My name is Lori Herlin, and I live on a 4.75-acre lot on the side of a mountain in Asheville, North Carolina. I retired here from Houston seven years ago. I was an avid gardener in Houston for 30 years but had a lot to learn about a very different climate that actually has four seasons and how to garden on a very steep slope. It took awhile to find shoes with good enough traction that I was not sliding downhill most of the time. Our lot was mostly wild forest with a small amount of landscaping along the driveway when we purchased it.
I spent the first four years landscaping the hill above the driveway up to the road and downhill below the house. We put in trails that zigzagged down the side of the mountain through our lot. I have three major park areas that I landscaped that are out on the trails as well. The trails and parks are decorated with some of my concrete projects as well as purchased statues. I switched from bronze casting to concrete for my sculptures because the larger outdoor scale made bronze casting cost-prohibitive. I have a life-size baby black bear in concrete in one of the parks.
For the last three years I focused my energy on a new project along the driveway that I call my Miniature Bonsai Garden. It combines the hobbies I brought with me from Houston of gardening and sculpture with a new bonsai hobby I picked up in Asheville. My new garden is 100 feet long and contains bonsai trees in training, flowering ground covers, succulents, and other small plants, as well as mosaic patios, small brick retaining walls, tile planter boxes (all built in my studio over the winter), tile sidewalks, and a stream made of rocks and concrete.
The miniature garden has evolved from experience and problem solving over the last two years and is currently in its third growing season.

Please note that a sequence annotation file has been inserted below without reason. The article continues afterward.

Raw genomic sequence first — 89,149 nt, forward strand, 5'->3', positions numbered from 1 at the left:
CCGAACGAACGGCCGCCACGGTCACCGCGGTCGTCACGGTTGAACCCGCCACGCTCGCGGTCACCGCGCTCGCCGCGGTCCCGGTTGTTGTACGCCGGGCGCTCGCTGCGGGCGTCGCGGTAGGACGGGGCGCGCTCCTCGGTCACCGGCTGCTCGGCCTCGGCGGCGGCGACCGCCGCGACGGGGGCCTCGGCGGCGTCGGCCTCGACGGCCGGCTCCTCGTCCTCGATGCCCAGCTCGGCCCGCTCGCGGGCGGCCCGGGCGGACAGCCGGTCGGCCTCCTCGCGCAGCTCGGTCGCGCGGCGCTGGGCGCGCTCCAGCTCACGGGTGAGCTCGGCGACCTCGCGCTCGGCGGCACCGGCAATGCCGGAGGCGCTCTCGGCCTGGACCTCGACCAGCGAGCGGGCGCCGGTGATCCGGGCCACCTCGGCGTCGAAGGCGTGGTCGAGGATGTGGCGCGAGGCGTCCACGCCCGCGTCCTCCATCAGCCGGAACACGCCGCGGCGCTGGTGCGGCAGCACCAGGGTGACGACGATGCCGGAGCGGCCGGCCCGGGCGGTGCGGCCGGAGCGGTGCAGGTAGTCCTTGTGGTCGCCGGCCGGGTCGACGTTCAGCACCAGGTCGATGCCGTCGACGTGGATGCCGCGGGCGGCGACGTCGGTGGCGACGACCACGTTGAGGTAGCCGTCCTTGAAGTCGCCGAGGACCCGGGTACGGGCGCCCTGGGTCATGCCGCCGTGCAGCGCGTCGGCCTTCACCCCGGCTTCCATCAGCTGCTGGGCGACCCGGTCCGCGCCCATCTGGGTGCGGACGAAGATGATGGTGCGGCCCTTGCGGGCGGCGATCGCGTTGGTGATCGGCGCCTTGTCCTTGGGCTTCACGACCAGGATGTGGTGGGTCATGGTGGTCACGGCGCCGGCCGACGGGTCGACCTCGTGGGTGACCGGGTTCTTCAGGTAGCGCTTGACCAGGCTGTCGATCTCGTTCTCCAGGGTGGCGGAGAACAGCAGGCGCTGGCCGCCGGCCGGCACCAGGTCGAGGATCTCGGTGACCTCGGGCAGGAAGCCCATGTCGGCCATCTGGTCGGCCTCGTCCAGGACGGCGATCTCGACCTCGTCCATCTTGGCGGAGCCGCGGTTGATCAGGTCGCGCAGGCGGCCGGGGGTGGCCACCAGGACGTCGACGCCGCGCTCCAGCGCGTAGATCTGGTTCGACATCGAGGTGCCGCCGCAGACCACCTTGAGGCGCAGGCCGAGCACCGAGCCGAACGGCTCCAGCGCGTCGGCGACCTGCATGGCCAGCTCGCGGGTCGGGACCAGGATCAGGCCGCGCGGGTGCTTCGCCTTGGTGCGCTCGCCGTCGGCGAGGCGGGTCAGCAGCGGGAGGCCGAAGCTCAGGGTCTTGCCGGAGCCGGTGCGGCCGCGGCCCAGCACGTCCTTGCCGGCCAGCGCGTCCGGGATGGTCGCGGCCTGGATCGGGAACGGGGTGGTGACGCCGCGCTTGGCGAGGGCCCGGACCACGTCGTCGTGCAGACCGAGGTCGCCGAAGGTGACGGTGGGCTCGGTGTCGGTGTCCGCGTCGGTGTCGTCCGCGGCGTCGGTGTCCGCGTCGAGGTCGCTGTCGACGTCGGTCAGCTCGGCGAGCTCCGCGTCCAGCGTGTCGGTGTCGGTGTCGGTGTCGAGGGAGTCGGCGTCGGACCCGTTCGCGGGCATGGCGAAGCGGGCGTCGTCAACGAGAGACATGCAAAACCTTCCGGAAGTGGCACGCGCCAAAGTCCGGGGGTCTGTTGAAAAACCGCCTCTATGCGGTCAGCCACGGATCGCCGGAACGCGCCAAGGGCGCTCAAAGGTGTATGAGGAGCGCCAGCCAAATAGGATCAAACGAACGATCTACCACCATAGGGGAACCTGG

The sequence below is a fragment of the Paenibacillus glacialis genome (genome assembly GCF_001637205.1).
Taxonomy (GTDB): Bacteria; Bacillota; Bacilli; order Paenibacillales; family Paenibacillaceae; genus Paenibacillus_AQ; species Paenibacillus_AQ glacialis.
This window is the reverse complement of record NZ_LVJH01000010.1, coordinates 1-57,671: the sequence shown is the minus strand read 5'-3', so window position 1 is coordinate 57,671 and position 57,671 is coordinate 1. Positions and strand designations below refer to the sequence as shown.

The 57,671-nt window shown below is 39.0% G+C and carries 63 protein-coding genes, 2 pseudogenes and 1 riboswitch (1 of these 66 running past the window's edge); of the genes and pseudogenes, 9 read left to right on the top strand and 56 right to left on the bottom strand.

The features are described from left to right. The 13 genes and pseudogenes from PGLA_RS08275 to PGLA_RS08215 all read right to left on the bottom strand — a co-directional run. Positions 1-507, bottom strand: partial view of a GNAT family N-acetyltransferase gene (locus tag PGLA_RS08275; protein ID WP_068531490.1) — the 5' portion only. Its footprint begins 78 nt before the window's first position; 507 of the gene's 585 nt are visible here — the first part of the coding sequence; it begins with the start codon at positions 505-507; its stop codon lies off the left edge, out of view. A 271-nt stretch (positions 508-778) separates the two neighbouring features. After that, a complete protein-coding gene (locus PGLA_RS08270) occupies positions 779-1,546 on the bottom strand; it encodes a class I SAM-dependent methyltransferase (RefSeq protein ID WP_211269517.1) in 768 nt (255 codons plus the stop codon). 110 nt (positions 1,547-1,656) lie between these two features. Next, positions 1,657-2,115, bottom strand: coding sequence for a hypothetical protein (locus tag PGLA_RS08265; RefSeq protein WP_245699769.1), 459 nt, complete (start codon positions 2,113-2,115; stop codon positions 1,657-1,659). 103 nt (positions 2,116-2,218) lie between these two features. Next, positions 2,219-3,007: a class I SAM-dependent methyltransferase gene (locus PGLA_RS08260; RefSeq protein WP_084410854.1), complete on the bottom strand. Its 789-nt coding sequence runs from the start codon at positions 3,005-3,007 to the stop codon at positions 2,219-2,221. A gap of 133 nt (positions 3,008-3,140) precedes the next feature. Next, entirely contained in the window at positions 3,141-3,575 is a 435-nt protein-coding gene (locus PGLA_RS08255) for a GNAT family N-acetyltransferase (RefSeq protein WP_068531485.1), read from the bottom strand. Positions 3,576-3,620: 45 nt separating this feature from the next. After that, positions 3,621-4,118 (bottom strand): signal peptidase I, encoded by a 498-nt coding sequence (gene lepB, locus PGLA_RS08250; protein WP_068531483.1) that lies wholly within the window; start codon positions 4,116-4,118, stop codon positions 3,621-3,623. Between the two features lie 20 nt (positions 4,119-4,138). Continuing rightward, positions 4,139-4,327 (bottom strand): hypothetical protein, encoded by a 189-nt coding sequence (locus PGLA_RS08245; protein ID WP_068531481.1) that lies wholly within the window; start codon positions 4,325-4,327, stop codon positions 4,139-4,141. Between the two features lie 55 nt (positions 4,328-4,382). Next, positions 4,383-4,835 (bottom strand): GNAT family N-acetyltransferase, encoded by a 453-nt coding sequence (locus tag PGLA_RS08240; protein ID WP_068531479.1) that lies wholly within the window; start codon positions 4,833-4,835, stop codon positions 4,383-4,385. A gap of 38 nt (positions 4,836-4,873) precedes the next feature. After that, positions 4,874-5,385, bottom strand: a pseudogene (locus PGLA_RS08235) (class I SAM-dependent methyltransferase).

Here’s the “before” shot of the space that would become the miniature garden.
And here is the “after” shot. Look closely at the plantings all along the front; they are miniature landscapes, with the small shrub being trained as a bonsai.
The miniature garden even has a mini-sidewalk and a tree swing.
A tiny water feature runs through the mini-landscape. The shrubs are Chamaecyparis pisifera ‘Filifera Aurea’ (Zones 4–8), or a similar cultivar, that have been pruned up to reveal their trunks and make them look like miniature trees.
In this detail from the miniature garden, I particularly love the tiny vine-covered arbor!
I love how the landscape works on two levels. In a wide view, the larger landscape works as a whole, and when you look closer, you can take in all the miniature details.
A little seating area for tiny garden visitors on the mosaic tile patio
Traditionally bonsai are grown in containers, not in the ground, but the techniques can be translated to a wide range of situations. Wire wrapped around the trunks allows each branch to be positioned exactly where you want it to create a treelike effect in the garden.
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